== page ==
Diet and Dental Health: Something to Smile About
How do you feel about your smile? Do you shine it big and wide for the world to see, or hide it behind your hands because you’re embarrassed about the state of your teeth?
Many people may think that regularly brushing and flossing teeth is all it takes for a healthy smile, but diet and overall nutrition also plays a role in mouth health, including risk of tooth decay (dental caries, or cavities).
Cause and Effect
Tooth decay affects one-fourth of U.S. children aged 2 to 5 years and more than half of those aged 12 to 19 years. Nearly one-fourth of all adults in the U.S. have untreated tooth decay. Untreated tooth decay causes painful infections that may lead to problems with eating, speaking, and learning. The good news is that tooth decay and other mouth problems are preventable.
Most people know that sugar can cause cavities and the advice for years has been to limit foods and drinks with a lot of sugar, such as carbonated soft drinks and candy. Other foods can be a problem, too; acidic foods, such as orange juice, can eat away at tooth enamel and sticky foods such as caramels, and dried fruits. These types of foods can lead to cavity-causing decay.
The Dairy Advantage
On the flip side, there may be foods that help protect teeth from tooth decay. Cheese may be one of these foods. Both the American Dental Association (ADA) and the American Academy of Pediatric Dentistry (AAPD) recommend cheese as a potential cavity fighter. Not only does it contain protein, calcium, and phosphorus – all nutrients that may protect teeth—chewing cheese increases saliva production which acts as a natural rinse for the mouth, washing away cavity-causing bacteria.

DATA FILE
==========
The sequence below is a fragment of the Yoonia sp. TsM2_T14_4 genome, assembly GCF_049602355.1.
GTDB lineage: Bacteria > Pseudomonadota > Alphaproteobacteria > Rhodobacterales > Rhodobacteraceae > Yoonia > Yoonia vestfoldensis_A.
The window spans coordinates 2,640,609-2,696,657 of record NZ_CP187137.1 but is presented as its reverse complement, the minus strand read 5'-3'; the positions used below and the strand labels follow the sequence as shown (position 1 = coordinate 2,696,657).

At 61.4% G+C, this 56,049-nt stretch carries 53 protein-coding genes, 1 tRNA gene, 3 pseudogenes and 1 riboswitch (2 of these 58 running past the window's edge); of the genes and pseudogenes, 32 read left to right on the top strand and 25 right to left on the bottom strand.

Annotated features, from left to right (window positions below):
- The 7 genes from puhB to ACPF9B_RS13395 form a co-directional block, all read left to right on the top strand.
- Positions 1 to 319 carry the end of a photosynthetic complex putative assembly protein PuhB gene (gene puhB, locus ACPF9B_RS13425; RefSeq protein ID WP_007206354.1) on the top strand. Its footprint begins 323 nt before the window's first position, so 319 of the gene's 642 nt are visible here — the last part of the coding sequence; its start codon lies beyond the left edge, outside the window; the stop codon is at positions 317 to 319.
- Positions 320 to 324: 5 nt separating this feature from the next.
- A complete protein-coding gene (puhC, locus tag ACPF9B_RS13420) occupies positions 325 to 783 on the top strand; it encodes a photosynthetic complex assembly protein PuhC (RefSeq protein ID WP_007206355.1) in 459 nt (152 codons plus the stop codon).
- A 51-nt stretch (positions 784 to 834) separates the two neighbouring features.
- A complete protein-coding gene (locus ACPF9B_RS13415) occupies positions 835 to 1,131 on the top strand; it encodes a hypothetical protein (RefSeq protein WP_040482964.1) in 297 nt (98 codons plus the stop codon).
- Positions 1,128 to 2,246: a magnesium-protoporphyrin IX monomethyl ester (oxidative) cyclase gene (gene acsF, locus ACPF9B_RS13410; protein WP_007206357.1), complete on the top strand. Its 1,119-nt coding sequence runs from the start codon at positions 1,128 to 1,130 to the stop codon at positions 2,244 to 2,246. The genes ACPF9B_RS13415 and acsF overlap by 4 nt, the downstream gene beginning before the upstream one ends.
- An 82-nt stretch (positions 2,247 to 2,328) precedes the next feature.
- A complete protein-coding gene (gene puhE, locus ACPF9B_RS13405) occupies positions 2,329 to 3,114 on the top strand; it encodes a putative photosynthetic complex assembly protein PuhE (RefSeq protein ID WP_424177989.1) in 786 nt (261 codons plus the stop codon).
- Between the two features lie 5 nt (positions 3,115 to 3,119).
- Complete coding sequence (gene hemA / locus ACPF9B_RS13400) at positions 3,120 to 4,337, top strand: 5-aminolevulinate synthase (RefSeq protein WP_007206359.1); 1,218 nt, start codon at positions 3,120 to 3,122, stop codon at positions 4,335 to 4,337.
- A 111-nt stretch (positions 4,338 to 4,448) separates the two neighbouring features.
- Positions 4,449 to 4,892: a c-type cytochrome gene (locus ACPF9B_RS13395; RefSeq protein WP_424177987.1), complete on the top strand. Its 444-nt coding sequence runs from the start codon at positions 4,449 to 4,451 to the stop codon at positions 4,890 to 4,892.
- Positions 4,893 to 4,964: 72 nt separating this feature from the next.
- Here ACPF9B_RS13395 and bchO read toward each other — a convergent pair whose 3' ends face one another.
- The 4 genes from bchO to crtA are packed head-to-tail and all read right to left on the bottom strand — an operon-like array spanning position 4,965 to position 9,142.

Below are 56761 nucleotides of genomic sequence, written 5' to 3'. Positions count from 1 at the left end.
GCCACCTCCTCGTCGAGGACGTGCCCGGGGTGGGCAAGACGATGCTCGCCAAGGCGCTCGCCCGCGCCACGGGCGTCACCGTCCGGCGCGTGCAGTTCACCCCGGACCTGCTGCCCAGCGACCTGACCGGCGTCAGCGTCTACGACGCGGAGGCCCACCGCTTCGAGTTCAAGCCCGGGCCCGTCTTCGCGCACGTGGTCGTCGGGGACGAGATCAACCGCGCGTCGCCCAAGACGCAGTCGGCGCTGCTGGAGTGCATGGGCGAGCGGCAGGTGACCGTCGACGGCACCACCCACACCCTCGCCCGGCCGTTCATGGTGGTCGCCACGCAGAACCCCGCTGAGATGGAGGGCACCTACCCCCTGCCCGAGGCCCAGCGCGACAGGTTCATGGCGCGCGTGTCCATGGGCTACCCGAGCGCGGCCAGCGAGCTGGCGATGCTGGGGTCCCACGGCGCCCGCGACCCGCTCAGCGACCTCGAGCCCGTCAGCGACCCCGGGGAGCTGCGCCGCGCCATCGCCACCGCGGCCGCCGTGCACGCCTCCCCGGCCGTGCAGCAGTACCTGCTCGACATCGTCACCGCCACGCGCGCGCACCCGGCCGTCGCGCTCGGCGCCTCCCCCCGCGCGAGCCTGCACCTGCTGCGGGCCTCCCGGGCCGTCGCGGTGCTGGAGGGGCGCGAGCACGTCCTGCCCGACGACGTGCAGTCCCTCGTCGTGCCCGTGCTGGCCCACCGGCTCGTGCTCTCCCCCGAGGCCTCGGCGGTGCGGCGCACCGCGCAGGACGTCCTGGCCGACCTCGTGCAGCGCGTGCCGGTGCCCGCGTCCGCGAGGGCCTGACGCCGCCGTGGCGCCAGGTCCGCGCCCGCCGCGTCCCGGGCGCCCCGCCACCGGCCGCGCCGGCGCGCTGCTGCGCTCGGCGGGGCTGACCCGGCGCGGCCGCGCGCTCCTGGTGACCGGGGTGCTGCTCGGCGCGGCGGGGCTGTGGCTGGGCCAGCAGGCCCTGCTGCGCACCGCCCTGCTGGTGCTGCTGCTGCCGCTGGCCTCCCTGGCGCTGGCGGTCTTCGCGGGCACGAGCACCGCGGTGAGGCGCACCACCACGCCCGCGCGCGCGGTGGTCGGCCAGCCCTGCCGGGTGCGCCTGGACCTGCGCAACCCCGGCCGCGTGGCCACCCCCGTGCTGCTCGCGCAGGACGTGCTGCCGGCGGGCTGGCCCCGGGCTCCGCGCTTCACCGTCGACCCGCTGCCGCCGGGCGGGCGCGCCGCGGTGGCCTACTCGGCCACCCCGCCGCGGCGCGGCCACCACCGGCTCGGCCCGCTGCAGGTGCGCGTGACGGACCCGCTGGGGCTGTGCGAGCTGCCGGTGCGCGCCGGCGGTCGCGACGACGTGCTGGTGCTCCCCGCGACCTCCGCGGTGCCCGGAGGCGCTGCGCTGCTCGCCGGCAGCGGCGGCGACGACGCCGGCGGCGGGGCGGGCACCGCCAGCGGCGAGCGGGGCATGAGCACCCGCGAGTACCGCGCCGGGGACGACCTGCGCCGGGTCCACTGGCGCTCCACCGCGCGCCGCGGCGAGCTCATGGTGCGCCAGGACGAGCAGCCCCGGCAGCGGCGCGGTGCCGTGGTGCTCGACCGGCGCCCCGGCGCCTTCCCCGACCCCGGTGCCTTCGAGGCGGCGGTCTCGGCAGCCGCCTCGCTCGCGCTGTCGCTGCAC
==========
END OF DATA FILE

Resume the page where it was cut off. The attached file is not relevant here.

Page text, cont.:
Emerging research shows that consuming milk after intake of sugary foods may help reduce tooth decay, as well. Milk may help neutralize acid in the mouth resulting from sugary foods.
In general, the ADA and AAPD recommend dairy foods including cheese, milk and yogurt as healthy snacks for a healthy smile.
For more information, visit the American Dental Association (ADA)’s MouthHealthy web site. ADA’s recommended nutrition tips to reduce risk of tooth decay are:
- Brush your teeth twice a day for two minutes to remove sugars and food particles from your teeth.
- Limit between-meal snacking.
- Keep added sugar in your diet to a minimum by making wise food and beverage choices.
- Include dairy, plenty of fruits and vegetables, and water (particularly fluoridated water) in your diet.